2). Furthermore. 5. USA. 1999. 1985. heat exchangers may be placed in the tubular loop. microalgal biodiesel will need to comply with existing standards. Molina Grima. Chisti / Biotechnology Advances 25 (2007) 294–306 Photobioreactors require cooling during daylight hours. 2006). This comparison is for an annual production level of 100 t of biomass in both cases.. can also be used and has proven successful in dry climates. 2001). This is because the typical biomass concentration that is produced in photobioreactors is nearly 30 times the biomass concentration that is generally obtained in raceways (Table 3). Recovery of microalgal biomass from the broth is necessary for extracting the oil. Microalgal oils differ from most vegetable oils in being quite rich in polyunsaturated fatty acids with four or more double bonds (Belarbi et al. temperature control at night is also useful. but doing so is prohibitively expensive for producing biodiesel. C22:6n-3. Tredici. Spolaore et al. the nightly loss of biomass due to respiration can be reduced by lowering the temperature at night. Some vegetable oils also face this problem. 1999. but Fig. 2006). Photobioreactors provide much greater oil yield per hectare compared with raceway ponds (Table 3). 2000).com). in comparison with raceway broth. Production facilities using photobioreactors and raceway units of dimensions similar to those in Table 3 have indeed been used extensively in commercial operations (Terry and Raymond. eicosapentaenoic acid (EPA. Hawaii. centrifugation.. Microalgal biomass recovered from the culture broth by filtration moves along a conveyor belt at Cyanotech Corporation (www. In European Union. For example. 2001. In the United States the relevant standard is the ASTM Biodiesel Standard D 6751 (Knothe. 2-double bonds) and linolenic acid (C18:3n-3. Fatty acids and fatty acid methyl esters (FAME) with 4 and more double bonds are susceptible to oxidation during storage and this reduces their acceptability for use in biodiesel.cyanotech. 2003. Cost of biomass recovery can be significant. separate standards exist for biodiesel intended for vehicle use (Standard EN 14214) and for use as heating oil (Standard EN 14213) (Knothe. Biomass recovery from photobioreactor cultured broth costs only a fraction of the recovery cost for broth produced in raceways. and other means (Molina Grima et al. Evaporative cooling by water sprayed on tubes (Tredici. Pulz. Lorenz and Cysewski. For example. 4. Large tubular photobioreactors have been placed within temperature controlled greenhouses (Pulz. For example. Biomass is easily recovered from the broth by filtration (Fig. five double bonds) and docosahexaenoic acid (DHA. 5). Photograph by Terry Luke. C20:5n-3. vegetable oils such as high oleic canola oil contain large quantities of linoleic acid (C18:2n-6..300 Y. The production methods in Table 3 are compared for optimal combinations of biomass productivity and concentration that have been actually achieved in large-scale photobioreactors and raceways. Comparison of raceways and tubular photobioreactors Table 3 compares photobioreactor and raceway methods of producing microalgal biomass. Selecting a suitable microalgal biomass production method for making biodiesel requires a comparison of capabilities of raceways and tubular photobioreactors. Acceptability of microalgal biodiesel For user acceptance. Molina Grima et al. the European Standard EN 14214 limits linolenic acid methyl ester content in biodiesel for vehicle use to 12% (mol). Both production methods consume an identical amount of carbon dioxide (Table 3). 1999). This is because the volumetric biomass productivity of photobioreactors is more than 13-fold greater in comparison with raceway ponds (Table 3). Outdoor tubular photobioreactors are effectively and inexpensively cooled using heat exchangers. 2006). Both raceway and photobioreactor production methods are technically feasible. six double bonds) occur commonly in algal oils. A heat exchange coil may be located in the degassing column (Fig. . Although these fatty acids have much higher oxidative stability compared with DHA and EPA. Courtesy of Honolulu Star-Bulletin. 2003). 5. if losses to atmosphere are disregarded. 1999. much smaller volume of the photobioreactor broth needs to be processed to obtain a given quantity of biomass. No such limitation exists for biodiesel intended for use as heating oil.. 3-double bonds). Alternatively. Thus.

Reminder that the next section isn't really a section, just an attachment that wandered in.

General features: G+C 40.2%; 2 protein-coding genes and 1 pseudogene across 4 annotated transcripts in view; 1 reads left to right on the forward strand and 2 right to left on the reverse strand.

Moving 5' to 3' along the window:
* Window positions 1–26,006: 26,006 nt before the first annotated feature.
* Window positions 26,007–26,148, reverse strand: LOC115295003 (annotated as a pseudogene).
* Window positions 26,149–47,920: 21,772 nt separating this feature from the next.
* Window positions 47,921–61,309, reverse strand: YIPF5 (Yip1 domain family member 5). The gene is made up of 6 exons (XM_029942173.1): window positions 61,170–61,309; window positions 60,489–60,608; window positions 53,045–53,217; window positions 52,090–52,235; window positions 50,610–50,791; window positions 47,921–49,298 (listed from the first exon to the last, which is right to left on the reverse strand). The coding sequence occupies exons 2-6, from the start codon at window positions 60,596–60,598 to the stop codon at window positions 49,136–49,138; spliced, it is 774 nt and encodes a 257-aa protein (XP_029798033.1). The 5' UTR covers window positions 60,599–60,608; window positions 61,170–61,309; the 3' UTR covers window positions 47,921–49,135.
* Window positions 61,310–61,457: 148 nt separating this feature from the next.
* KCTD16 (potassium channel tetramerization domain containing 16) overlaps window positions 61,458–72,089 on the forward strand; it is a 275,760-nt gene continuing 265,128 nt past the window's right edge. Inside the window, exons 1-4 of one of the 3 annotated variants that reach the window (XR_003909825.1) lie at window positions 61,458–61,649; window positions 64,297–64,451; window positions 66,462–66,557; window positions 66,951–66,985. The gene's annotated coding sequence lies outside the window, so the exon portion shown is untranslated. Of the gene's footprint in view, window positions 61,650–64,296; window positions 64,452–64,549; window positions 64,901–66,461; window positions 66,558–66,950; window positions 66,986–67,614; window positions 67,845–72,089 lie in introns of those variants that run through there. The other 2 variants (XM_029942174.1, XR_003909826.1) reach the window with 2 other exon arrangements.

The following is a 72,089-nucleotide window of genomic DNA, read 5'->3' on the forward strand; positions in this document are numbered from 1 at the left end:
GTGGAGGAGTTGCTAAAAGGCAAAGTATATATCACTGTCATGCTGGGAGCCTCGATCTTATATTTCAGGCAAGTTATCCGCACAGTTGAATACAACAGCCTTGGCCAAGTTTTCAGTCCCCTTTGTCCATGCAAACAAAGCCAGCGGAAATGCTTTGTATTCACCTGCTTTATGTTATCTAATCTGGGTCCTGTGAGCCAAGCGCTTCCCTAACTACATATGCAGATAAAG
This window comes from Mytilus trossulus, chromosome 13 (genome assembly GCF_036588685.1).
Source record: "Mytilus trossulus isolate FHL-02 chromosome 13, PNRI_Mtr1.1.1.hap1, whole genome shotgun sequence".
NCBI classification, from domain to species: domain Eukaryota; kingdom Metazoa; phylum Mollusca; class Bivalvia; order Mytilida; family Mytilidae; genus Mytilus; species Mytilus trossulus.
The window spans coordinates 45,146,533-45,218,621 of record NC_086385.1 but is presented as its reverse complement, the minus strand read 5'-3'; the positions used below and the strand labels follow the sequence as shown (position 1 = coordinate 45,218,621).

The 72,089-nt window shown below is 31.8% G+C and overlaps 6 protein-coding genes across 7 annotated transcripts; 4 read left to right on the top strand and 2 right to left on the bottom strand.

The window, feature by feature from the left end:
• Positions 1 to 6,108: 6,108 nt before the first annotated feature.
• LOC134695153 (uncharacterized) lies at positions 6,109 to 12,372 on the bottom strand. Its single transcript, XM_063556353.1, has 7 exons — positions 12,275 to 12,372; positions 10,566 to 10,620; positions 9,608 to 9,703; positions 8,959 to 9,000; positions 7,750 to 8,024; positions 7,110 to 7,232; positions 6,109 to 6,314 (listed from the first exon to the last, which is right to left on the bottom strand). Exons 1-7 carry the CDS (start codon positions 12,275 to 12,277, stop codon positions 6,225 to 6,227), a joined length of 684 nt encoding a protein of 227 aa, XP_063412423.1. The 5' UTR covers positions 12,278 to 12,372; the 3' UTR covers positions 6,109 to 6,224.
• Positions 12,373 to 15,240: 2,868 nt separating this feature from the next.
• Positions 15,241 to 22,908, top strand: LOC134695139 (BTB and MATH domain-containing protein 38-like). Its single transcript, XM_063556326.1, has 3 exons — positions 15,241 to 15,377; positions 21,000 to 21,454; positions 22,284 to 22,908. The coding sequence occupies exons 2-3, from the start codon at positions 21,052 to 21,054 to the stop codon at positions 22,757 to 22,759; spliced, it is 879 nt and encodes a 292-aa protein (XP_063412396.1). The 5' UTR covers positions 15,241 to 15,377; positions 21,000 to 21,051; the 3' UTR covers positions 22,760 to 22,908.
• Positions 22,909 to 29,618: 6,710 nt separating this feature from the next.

assuming an absence of tax on biodiesel. 6. Eq. Hence. that is probably the cheapest vegetable oil. Microalgal biodiesel refinery: producing multiple products from algal biomass. If taxes and distribution are excluded.80/L to $0.14/L to the price of oil.72.95 and $3.49/L with a 73% contribution from crude oil and 27% contribution from refining. but attainable. This is a strategic objective. For palm oil sourced biodiesel to be competitive with petrodiesel. refining expenses (19%). because of economy of scale. the average price of petrodiesel in 2006 was $0.66/L.60 for photobioreactors and raceways. The cost reduction necessary declines to $0. but this need not be a significant limitation.. both the European biodiesel standards limit the contents of FAME with four and more double bonds. In comparison with this. 1991. Elimination of dependence on petroleum diesel and environmental sustainability require reducing the cost of production of algal oil from about $2.48/ L. Microalgal oils can potentially completely replace petroleum as a source of hydrocarbon feedstock for the petrochemical industry. the estimated cost of producing a kilogram of microalgal biomass is $2. This price included taxes (20%). Fig. respectively.41/L. (1) assumes that algal oil has roughly 80% of the energy content of crude petroleum. if it is to substitute for crude oil. the cost of biomass for providing a liter of oil would be something like $1.80/L.47 and $0. . If the price of crude oil rises to $80/barrel as sometimes predicted. 2005. microalgal oil will need to be sourced at a price that is roughly related to the price of crude oil. respectively.80 for photobioreactors and raceways. For this to happen. Oil recovered from the lower-cost biomass produced in photobioreactors is estimated to cost $2. Biodiesel from palm oil costs roughly $0. 2006).66 and $0. Total unsaturation of an oil is indicated by its iodine value. as follows: Calgal oil ¼ 6:9 Â 10−3 Cpetroleum ð1Þ where Calgal oil ($ per liter) is the price of microalgal oil and Cpetroleum is the price of crude oil in $ per barrel. to a maximum of 1 % mol. respectively. These desired levels of cost reduction are substantial. Molina Grima et al. or about $0.Y. Dijkstra. then microalgal oil should not cost more than about $0. In view of the composition of many microalgal oils.000 t.81 for photobioreactors and raceways. during 2006. In the United States during 2006. These estimates assume that carbon dioxide is available at no cost.79/L. crude palm oil. For example. If the annual biomass production capacity is increased to 10. 2003). then microalgal oil costing $0. if the prevailing price of crude oil is $60/barrel. respectively.48/L. This assumes that the recovery process contributes 50% to the cost of the final recovered oil. The extent of unsaturation of microalgal oil and its content of fatty acids with more than 4 double bonds can be reduced easily by partial catalytic hydrogenation of the oil (Jang et al. most of them are unlikely to comply with the European biodiesel standards. the cost of producing the biomass is the only relevant factor for a comparative assessment of photobioreactors and raceways for producing microalgal biodiesel. Using the same analogy.. Chisti / Biotechnology Advances 25 (2007) 294–306 301 acceptable biodiesel must meet other criteria relating to the extent of total unsaturation of the oil. the price of palm oil should not exceed $0. or 35% more than petrodiesel. Economics of biodiesel production Recovery of oil from microalgal biomass and conversion of oil to biodiesel are not affected by whether the biomass is produced in raceways or photobioreactors. Furthermore. if the algal biomass is produced in photobioreactors and contains 70% oil by weight. 6. distribution and marketing (9%). For the facilities detailed in Table 3. The estimation methods used have been described previously (Humphreys.55/L is likely to economically substitute for crude petroleum. Standards EN 14214 and EN 14213 require the iodine value of biodiesel to not exceed 120 and 130 g iodine/ 100 g biodiesel. sold for an average price of $465/t.40 and $1. the same technology that is commonly used in making margarine from vegetable oils. the on-highway petrodiesel price ranged between $0. a reasonable target price for microalgal oil is $0. cost of crude oil (52%).48/L for algal diesel to be cost competitive with petrodiesel. Assuming that the biomass contains 30% oil by weight. This suggests that the process of converting palm oil to biodiesel adds about $0.52/L. the cost of production per kilogram reduces to roughly $0.